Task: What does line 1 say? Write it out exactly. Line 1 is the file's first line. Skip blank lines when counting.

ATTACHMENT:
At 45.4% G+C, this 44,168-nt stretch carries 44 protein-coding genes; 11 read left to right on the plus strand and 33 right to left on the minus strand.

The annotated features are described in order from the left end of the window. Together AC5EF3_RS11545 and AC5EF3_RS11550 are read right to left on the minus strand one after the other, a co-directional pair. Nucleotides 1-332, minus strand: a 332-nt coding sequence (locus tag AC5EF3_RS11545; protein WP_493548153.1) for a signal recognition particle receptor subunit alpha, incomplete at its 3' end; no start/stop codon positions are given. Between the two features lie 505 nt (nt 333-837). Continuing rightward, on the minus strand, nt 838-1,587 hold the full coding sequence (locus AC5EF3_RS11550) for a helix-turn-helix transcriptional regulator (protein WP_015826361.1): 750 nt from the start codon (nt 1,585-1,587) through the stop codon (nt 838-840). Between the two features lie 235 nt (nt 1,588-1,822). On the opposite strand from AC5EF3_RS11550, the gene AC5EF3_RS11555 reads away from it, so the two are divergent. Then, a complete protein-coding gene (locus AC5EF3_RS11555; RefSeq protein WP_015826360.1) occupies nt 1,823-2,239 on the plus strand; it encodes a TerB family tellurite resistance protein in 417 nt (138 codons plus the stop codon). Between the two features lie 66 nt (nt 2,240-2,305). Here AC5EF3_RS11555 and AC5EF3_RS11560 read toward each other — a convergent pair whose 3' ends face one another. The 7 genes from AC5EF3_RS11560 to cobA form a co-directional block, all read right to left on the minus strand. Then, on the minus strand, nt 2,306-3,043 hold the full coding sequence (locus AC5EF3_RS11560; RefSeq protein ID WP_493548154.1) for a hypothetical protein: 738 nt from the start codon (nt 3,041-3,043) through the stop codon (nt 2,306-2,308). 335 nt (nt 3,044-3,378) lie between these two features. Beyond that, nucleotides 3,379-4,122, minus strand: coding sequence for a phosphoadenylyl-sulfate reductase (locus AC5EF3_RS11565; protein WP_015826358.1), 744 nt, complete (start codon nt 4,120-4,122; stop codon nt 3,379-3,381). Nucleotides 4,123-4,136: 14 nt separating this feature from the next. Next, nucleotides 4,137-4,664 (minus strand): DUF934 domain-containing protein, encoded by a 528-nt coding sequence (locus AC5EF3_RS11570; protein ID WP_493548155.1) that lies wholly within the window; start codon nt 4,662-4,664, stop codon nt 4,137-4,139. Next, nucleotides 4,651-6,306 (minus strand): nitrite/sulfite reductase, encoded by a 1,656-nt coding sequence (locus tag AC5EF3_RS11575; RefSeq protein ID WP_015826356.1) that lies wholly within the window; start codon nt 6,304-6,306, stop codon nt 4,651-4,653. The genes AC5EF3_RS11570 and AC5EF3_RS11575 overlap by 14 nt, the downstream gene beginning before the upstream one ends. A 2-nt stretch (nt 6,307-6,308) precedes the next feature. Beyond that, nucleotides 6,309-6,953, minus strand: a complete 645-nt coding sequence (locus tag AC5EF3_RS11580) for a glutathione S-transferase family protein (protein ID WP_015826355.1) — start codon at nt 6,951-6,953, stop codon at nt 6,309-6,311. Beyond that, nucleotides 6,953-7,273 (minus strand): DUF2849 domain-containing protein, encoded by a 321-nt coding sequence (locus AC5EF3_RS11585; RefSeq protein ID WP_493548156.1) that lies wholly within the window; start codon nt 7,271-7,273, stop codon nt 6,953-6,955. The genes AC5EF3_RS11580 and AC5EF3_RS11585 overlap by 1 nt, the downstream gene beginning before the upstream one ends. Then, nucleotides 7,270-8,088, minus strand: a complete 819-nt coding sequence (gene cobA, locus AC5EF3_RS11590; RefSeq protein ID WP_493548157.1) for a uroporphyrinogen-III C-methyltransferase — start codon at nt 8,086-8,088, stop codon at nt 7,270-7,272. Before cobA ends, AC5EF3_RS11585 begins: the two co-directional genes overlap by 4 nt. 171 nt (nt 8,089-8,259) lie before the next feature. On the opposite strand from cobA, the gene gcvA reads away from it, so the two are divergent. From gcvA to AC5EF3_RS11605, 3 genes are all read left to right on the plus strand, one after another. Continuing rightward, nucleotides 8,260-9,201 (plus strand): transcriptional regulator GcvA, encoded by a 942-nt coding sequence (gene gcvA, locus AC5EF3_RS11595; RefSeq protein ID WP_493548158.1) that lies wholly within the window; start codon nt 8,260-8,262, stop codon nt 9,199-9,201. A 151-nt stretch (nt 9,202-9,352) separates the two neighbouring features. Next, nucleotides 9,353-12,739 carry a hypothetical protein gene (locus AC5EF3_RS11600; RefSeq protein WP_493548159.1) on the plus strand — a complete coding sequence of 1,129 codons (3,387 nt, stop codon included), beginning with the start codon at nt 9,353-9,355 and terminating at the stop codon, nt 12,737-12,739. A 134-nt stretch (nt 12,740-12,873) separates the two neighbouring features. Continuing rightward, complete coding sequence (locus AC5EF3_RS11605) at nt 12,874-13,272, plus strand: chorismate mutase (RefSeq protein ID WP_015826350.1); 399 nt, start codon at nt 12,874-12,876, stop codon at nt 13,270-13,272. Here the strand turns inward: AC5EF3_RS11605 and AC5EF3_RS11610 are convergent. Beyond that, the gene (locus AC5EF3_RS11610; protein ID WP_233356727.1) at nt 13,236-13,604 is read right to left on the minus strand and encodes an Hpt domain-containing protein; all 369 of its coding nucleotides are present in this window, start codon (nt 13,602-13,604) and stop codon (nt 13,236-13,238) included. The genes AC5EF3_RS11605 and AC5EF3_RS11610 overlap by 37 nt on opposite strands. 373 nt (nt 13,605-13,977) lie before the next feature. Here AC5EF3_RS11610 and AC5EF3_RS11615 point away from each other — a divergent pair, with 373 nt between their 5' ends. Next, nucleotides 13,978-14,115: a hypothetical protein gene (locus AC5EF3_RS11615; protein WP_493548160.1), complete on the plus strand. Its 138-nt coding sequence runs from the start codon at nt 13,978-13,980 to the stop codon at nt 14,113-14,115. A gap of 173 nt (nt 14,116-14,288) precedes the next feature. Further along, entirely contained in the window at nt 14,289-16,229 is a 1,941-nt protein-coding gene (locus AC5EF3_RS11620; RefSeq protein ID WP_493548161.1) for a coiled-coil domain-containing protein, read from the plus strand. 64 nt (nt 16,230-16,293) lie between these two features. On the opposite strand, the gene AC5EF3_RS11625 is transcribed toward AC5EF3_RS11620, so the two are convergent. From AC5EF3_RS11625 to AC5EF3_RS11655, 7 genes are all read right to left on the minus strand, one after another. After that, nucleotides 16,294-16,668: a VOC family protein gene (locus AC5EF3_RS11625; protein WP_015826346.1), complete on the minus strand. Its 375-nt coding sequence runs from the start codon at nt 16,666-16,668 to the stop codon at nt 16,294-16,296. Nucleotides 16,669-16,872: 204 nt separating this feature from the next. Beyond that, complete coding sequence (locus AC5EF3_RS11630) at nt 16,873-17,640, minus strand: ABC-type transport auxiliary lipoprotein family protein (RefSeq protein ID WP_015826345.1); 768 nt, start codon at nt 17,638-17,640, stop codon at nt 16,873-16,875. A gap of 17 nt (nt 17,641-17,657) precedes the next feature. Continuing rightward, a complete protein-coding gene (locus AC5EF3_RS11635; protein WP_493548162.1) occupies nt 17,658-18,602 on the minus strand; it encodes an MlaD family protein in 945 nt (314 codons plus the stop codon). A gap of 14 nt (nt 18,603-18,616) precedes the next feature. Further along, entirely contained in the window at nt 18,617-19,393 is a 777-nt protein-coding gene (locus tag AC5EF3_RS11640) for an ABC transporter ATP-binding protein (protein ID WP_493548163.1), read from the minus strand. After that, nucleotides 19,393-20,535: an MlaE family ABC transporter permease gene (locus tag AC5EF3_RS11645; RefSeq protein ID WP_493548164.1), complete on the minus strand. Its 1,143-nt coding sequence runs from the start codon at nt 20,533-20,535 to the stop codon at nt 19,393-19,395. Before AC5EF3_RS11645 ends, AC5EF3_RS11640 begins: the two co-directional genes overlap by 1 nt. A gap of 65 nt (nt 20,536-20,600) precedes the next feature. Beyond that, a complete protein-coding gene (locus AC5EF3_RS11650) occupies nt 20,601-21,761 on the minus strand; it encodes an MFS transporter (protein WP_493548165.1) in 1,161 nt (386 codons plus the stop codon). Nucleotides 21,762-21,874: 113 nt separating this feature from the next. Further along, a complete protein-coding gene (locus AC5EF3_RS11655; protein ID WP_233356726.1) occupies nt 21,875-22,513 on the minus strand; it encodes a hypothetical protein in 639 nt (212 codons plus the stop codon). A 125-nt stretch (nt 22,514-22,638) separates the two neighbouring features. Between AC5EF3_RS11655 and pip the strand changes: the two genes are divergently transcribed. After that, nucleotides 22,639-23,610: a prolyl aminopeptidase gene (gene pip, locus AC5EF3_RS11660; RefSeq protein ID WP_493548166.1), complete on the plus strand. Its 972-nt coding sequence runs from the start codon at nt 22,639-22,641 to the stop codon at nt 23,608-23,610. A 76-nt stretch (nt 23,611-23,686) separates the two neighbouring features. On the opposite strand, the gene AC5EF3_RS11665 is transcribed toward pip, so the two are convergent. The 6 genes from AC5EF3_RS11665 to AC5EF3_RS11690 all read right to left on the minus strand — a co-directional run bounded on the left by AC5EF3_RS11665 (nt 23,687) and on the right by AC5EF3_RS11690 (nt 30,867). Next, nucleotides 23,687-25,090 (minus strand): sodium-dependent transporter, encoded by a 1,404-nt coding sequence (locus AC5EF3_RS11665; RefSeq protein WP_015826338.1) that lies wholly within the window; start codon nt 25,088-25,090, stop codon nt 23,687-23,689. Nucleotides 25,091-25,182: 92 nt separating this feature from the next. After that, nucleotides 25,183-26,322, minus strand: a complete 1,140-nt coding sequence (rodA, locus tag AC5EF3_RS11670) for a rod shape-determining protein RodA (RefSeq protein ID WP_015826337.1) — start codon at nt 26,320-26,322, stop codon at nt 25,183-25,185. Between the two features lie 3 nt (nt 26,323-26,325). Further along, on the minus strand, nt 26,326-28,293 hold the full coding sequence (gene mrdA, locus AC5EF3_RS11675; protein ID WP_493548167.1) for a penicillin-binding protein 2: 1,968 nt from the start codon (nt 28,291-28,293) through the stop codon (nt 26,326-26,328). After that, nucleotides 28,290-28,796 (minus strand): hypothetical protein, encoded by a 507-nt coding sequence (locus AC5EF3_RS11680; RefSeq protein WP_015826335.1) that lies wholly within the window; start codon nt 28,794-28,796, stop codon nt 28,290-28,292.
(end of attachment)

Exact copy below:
At 45.4% G+C, this 44,168-nt stretch carries 44 protein-coding genes; 11 read left to right on the plus strand and 33 right to left on the minus strand.